Are you allowed to bring neodymium magnets on a plane? Yes and no. Neodymium magnets can interfere with aircraft navigational equipment. From a moderate distance, most small magnets won’t affect these instruments in a significant way. See the magnetic induction thresholds from above to know whether your specific magnets are flight-worthy.

To be on the safe side, you should call and ask. Cargo staff can advise you on what’s feasible and how to pack them since just throwing them in your suitcase isn’t the best way to “find out” if they are or not.

An experience taking magnets on Air France

I read of a man’s recent experience where he flew from Germany to Paris, then on to Africa, using Air France with two heavy welding magnets. 

He first called Air France and spoke to them for some time about heavy duty magnets for welding. They looked and called supervisors and after nearly an hour they came back and said that “There is nothing in the Air France documentation that describes household magnets being restricted. So they are currently allowed.” 

While checking in online, he declared that he did not have any prohibited items with him.

Magnets weren’t on the list of prohibited items, he noted. During the trip, his carry-on luggage was thoroughly searched. He brought a lot of luggage. But everything was in order. 

In his case, two magnets that can lift about one kilo each weren’t a problem on Air France. 

In his suitcase, the magnets had been securely packed in the center so as not to move around too much.

I include that story because I always like to hear of other people’s experiences.

magnet balls stacked into cubes on a countertop

Do Airplanes Have Magnets? 

Airplanes do have magnets. They are used in magnetic compasses, motors and generators, as well as a few other places. The compass is a navigational instrument and is used in all kinds of planes, from Cessnas to Airbuses. 

So, there are different types of magnets that serve many functions in airplanes and airports. Some of these them are; 

  • Temporary magnets: these are magnets made of soft, deformable materials. Iron nails and paper clips are good examples. Their magnetism only lasts for a short period of time.
  • Temporary magnets: these are magnets made of soft, deformable materials. Iron nails and paper clips are good examples. Their magnetism only lasts for a short period of time.
  • Electromagnets: These magnets are often generated by electricity. They’re found primarily in MRI machines and metal detectors. 

Other types of magnets include hook magnets and rubber magnets. You’re bound to find all of these magnets. They all perform the following tasks in the aircraft;

  1. They serve as an ice detector in the lubrication system.
  2. Generation of electricity.
  3. Wing movement.
  4. Compass generators/ alternators.
  5. Navigation.
  6. Relaying a series of instructions.

Bringing Magnets with you on a plane

Many planes have sensors that are very sensitive to electrical noise. Therefore, bringing magnets could cause a current flow. So if it’s necessary to carry magnets, here’s what you need to keep in mind;

  • Strong magnets must be packed in sturdy boxes so that they don’t get caught on metal objects in the aircraft.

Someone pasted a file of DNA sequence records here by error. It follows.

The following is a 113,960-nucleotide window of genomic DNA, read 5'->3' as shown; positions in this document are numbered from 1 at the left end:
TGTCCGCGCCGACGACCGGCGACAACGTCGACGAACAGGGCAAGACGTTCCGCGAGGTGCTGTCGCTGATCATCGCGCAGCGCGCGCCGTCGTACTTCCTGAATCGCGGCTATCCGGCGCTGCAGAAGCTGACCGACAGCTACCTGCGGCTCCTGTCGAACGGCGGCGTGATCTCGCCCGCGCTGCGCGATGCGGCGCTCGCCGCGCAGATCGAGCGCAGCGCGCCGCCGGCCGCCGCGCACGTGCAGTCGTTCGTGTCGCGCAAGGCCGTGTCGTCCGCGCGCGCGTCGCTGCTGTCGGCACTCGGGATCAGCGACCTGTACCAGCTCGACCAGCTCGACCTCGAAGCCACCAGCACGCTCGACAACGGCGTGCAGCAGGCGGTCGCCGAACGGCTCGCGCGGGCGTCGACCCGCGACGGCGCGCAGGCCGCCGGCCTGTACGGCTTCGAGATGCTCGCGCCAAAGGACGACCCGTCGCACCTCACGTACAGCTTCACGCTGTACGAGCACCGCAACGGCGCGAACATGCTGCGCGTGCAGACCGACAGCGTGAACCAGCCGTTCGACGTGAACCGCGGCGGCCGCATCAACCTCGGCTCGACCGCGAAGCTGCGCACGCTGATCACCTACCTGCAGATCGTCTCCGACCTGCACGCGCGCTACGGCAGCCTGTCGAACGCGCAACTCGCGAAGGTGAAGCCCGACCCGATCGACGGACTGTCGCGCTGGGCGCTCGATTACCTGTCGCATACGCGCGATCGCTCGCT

• The maximum field strength of magnetized material may be 0.00525 gausses when measured 15 feet from the surface of the crate. 

That means you can take a magnet with you, but it can’t be too powerful. And to ensure 100% safety, you should pack it safely regardless if it is in your luggage, purse, or backpack. 

Now, there are some magnets in common items that you can take with you on the plane. Below are some of the items you can take with you; 

  • Headphones 
  • Laptops
  • Jewelry
  • Smartphones
  • Calculators
  • DVD players 

You can take these items on the plane without hesitation, as they don’t affect the stability of the aircraft in any way. 

Why are magnets not allowed in flight?

We have talked about the kinds of magnets that can be taken on a plane. Some magnets aren’t allowed on planes as well. 

Due to the ability to interfere with navigation and electronic equipment, magnets strong enough to generate 5.25 milligauss at 15 feet aren’t allowed on flights in the US. 

It is also not possible to ship dangerous magnets by air, especially industrial magnets, magnetic assemblies, and strong rare earth magnets. A lot of commercial airlines won’t accept and ship heavy strong magnets.

It is best to transport them by train or truck instead. 

Related: Can I bring my Xbox or PS4 game console on a plane?

Packing magnets well for shipping or flying with them

It’s always important to take care to package magnets well. They should be boxed or sealed completely to avoid accidents. If you are flying with them, they should be well padded and put in the middle of your luggage to allow as much space between your bags and the other bags it will be around.

If the magnet has a high magnetic field strength, it should be packaged with extra padding or in steel-lined boxes. This will weigh more, and it takes more time and materials to pack but needs to be done to transport them safely. 

Can you wear magnetic lashes through the airport?

You can wear magnetic lashes through the airport. They are safe and do not cause any issues as long as they do not get into your eyes. Most metal detectors can’t detect fine magnetic fragments because of their sensitivity. 

Will magnetic lashes go off in a metal detector?

No, they won’t set off any metal detectors. The magnets are too small to set off metal detectors. Other kinds of magnets will likely set off the airport’s metal detectors.

Will metal detectors find magnets?

Magnets and magnetic metals can generally be detected by all metal detectors. In general, metal detectors can detect larger magnets, but sensitivity limits their ability to detect fine magnetic fragments. 

Takeaways

Can I carry magnets in flight? As far as the TSA and flying in the US is concerned you should be fine flying with almost any consumer product that is a magnet or has a magnet in it. 

If you are looking to transport a strong magnet, get the magnetic strength of the magnet measured and follow best practices outlined in this article and you will be fine. 

If you are transporting the strongest of magnets, you might need to ship them via a ground carrier. 

I hope you have found this article helpful.